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Reviews for April 8th, 2011


Directed by Jason Winer

  &nsbp  When Arthur Bach(Russell Brand) embarrasses his familyís public image after yet another incident, his mother, Vivienne (Geraldine James), informs him that if he doesnít marry Susan Johnson (Jennifer Garner), a corporate executive, or else heíll be cut off from his familyís billion-dollar fortune. He doesnít even know Susan or want to marry her; he would rather continue drinking and allowing his nanny, Hobson (Helen Mirren) to spoil him. While on his way to Grand Central Station, he meets Naomi Quinn (Greta Gerwig), a down-to-earth young woman who works illegally as a tour guide, takes care of her father at her humble abode, and aspires to become a childrenís book author. Luis GuzmŠn plays Bitterman, Arthurís chauffeur , and Nick Nolte shows up as Susanís father.

  &nsbp   Will Arthur fall in love with Naomi? Will Arthur feel inspired enough to go to attend an AA meeting in order to sober up once and for all? What might happen if Susan were to find out about Naomi? Who cares? The screenplay by Peter Bayn follows such a pedestrian formula that you donít even have to watch the original Arthur with Dudley Moore to figure out what will transpire. Your enjoyment of the film depends heavily how well you can tolerate Russell Brand because heís typecast and can be found in pretty much every scene here. Those who canít stand him will find him irritating; everyone else will be merely amused. The rapport between Arther and Hobson is quite witty, though, because Helen Mirren is always a pleasure to watch, so their scenes together stand out the most. Itís worth mentioning that the beautiful Greta Gerwig also grounds the film with her genuine charisma and panache. She needs to be cast in more movies, and, hopefully, in meatier roles. At a running time of 1 hour and 50 minutes, Arthur is a contrived, silly mess with an irritating performance by Russell Brand. Greta Gerwig and Helen Mirren shine, though.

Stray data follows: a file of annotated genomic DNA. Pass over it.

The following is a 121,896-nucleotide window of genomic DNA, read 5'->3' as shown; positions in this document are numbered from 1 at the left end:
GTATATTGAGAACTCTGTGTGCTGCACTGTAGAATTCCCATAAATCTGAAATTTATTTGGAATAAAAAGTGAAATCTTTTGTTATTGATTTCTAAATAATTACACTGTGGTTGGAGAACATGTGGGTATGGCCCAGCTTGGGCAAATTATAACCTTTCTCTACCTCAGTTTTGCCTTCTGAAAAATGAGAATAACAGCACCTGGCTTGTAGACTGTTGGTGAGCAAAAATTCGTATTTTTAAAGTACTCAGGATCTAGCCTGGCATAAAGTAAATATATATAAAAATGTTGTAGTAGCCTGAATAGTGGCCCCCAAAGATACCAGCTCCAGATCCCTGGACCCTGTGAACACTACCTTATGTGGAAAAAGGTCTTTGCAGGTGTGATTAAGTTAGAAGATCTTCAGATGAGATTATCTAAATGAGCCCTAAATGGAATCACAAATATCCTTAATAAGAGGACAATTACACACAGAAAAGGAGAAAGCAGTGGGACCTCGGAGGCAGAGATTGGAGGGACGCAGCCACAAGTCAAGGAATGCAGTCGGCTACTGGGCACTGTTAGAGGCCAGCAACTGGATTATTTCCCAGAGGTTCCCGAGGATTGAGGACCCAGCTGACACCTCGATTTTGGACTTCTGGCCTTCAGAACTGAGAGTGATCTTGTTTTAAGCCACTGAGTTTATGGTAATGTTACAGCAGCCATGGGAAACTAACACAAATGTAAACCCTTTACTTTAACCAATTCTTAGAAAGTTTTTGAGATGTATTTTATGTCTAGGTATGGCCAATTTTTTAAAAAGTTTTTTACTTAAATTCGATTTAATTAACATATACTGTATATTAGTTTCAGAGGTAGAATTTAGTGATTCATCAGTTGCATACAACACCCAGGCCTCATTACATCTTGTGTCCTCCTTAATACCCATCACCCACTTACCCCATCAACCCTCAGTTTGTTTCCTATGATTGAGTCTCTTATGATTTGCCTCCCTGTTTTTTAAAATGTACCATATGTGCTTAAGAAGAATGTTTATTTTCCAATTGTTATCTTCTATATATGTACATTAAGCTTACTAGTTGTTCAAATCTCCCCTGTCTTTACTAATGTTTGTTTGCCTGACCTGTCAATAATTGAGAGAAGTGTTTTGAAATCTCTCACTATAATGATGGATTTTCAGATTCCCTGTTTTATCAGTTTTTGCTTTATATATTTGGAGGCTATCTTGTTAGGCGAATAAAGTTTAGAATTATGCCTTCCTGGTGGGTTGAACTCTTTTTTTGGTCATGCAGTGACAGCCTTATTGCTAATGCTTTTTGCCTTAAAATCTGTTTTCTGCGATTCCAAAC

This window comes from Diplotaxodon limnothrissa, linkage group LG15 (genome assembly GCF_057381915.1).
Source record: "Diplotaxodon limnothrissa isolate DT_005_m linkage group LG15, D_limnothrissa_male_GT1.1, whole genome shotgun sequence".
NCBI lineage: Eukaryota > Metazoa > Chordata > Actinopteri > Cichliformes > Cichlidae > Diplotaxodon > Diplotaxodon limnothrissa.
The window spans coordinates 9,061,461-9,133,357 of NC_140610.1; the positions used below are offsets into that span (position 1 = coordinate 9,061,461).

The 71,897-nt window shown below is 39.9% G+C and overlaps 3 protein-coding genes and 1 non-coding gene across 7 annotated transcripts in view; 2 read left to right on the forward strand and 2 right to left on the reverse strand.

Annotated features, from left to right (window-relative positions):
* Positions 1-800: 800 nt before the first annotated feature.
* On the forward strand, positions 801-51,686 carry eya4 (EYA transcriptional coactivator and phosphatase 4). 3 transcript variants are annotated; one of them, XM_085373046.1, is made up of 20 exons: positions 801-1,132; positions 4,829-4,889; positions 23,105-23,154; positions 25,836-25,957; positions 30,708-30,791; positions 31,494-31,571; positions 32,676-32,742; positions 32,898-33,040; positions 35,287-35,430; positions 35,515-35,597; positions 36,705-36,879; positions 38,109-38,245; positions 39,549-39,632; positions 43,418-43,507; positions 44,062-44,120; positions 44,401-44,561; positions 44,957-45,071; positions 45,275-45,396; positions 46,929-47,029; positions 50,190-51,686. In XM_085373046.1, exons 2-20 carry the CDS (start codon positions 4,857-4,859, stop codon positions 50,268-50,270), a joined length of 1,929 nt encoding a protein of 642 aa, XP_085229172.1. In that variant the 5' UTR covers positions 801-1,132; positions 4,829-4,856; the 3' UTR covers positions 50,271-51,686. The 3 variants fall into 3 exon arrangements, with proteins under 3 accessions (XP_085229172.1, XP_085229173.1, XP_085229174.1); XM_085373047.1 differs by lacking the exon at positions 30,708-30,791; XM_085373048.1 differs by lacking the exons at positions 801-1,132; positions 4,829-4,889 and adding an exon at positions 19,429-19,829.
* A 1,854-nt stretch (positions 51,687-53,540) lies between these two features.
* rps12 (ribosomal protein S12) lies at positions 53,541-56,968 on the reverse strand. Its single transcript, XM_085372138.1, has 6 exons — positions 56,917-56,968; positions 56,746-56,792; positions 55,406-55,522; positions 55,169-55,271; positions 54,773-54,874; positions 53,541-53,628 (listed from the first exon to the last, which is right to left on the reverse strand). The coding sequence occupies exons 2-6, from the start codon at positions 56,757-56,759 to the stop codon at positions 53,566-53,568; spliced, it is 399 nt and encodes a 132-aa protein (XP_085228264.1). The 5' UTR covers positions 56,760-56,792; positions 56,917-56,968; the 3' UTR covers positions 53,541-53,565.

Number of times I checked my watch: 2
Released by Warner Bros. Pictures.
Opens nationwide.

The Elephant in the Living Room

Directed by Michael Webber

Number of times I checked my watch: 1
Released by Nightly Entertainment.
Opens at Regal E-Walk.

Henry's Crime

Directed by Malcolm Venville

Number of times I checked my watch: 2
Released by Moving Pictures.
Opens at the Landmark Sunshine Cinema.

To Die Like a Man

Directed by Jo„o Pedro Rodrigues

In Portuguese with subtitles.

      Fernando Santos stars as Tonia, a middle-aged drag queen who has recently undergone sex change operations, but she has yet to complete that lengthy procedure. Her silicone implants leak thereby causing her to get an infection. She merely covers up the wound with a bandage, and continues to perform at the drag show. To complicate matters, her son, Ze Maria (Chandra Malatitch), shows up out of the blue, and, as it turns out, he has a sexual identity crisis. Tonia has a tough time maintaining a peaceful relationship with her younger boyfriend, Rosario (Alexander David), a drug addict. She retreats with Rosario and her dog deep into an enchanted forest where they have an encounter thatís best described as dream-like.

      Director/co-writer Jo„o Pedro Rodrigues together with co-writer Rui Catal„o blend drama and tragedy with fantastical elements which create a very uneven tone. They show unflinchingly the horrors of what Tonia endures after the first set of operati0ns, and itís no surprise that they donít shy away from showing you precisely how sad, lonely and insecure Tonia feels. Once Tonia sets foot in the enchanted forest, thatís when the film starts to lose its dramatic momentum and become a boring, pretentious mess. Too many scenes drag and have awkward transitions from one to another. In fact, thereís one particular scene where Tonia and Rosario remain still in the woods while music plays for a few minutes. Rodrigues shot that scene using a red filter. Maybe 30 seconds would have been enough to generate a somber, meditative atmosphere, but by maintaining it for such a lengthy amount of time feels tedious and frustrating. Itís only the performances, especially by the brave Fernando Santos, that help to keep you at least mildly engrossed. At a running time of 2 hours and 13 minutes, To Die Like a Man is well-acted and unflinching, but tedious, pretentious, overlong and tonally uneven.

Number of times I checked my watch: 4
Released by Strand Releasing.
Opens at the IFC Center.

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